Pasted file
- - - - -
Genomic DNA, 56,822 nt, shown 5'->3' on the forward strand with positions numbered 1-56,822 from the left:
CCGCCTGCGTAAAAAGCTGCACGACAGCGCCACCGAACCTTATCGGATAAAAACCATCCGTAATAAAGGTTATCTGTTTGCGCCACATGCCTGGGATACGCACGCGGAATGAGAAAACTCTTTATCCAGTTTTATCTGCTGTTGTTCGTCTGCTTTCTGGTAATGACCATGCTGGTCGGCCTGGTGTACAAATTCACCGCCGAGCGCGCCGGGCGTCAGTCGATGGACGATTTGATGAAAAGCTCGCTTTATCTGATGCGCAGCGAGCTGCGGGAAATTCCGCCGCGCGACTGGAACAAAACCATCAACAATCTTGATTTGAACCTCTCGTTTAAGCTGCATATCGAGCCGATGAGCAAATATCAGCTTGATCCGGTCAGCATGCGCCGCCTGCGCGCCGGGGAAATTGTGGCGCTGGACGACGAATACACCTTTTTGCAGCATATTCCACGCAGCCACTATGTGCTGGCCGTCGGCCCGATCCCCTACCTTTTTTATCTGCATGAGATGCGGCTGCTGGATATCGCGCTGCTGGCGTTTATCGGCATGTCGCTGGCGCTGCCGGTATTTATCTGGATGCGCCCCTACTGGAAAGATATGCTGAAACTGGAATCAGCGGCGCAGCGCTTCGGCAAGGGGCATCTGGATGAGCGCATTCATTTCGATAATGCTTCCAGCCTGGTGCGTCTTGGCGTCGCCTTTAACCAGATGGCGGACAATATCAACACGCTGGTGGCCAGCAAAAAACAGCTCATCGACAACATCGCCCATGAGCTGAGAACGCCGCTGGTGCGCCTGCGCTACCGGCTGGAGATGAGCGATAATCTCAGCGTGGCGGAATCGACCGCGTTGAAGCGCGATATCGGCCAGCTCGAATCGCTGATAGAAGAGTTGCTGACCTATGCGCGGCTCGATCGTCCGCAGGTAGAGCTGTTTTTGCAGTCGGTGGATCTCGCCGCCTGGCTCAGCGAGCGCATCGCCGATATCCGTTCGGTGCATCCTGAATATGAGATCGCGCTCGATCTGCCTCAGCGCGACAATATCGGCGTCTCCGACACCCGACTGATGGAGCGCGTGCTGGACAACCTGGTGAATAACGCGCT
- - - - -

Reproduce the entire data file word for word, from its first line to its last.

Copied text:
Genomic DNA, 56,822 nt, shown 5'->3' on the forward strand with positions numbered 1-56,822 from the left:
CCGCCTGCGTAAAAAGCTGCACGACAGCGCCACCGAACCTTATCGGATAAAAACCATCCGTAATAAAGGTTATCTGTTTGCGCCACATGCCTGGGATACGCACGCGGAATGAGAAAACTCTTTATCCAGTTTTATCTGCTGTTGTTCGTCTGCTTTCTGGTAATGACCATGCTGGTCGGCCTGGTGTACAAATTCACCGCCGAGCGCGCCGGGCGTCAGTCGATGGACGATTTGATGAAAAGCTCGCTTTATCTGATGCGCAGCGAGCTGCGGGAAATTCCGCCGCGCGACTGGAACAAAACCATCAACAATCTTGATTTGAACCTCTCGTTTAAGCTGCATATCGAGCCGATGAGCAAATATCAGCTTGATCCGGTCAGCATGCGCCGCCTGCGCGCCGGGGAAATTGTGGCGCTGGACGACGAATACACCTTTTTGCAGCATATTCCACGCAGCCACTATGTGCTGGCCGTCGGCCCGATCCCCTACCTTTTTTATCTGCATGAGATGCGGCTGCTGGATATCGCGCTGCTGGCGTTTATCGGCATGTCGCTGGCGCTGCCGGTATTTATCTGGATGCGCCCCTACTGGAAAGATATGCTGAAACTGGAATCAGCGGCGCAGCGCTTCGGCAAGGGGCATCTGGATGAGCGCATTCATTTCGATAATGCTTCCAGCCTGGTGCGTCTTGGCGTCGCCTTTAACCAGATGGCGGACAATATCAACACGCTGGTGGCCAGCAAAAAACAGCTCATCGACAACATCGCCCATGAGCTGAGAACGCCGCTGGTGCGCCTGCGCTACCGGCTGGAGATGAGCGATAATCTCAGCGTGGCGGAATCGACCGCGTTGAAGCGCGATATCGGCCAGCTCGAATCGCTGATAGAAGAGTTGCTGACCTATGCGCGGCTCGATCGTCCGCAGGTAGAGCTGTTTTTGCAGTCGGTGGATCTCGCCGCCTGGCTCAGCGAGCGCATCGCCGATATCCGTTCGGTGCATCCTGAATATGAGATCGCGCTCGATCTGCCTCAGCGCGACAATATCGGCGTCTCCGACACCCGACTGATGGAGCGCGTGCTGGACAACCTGGTGAATAACGCGCT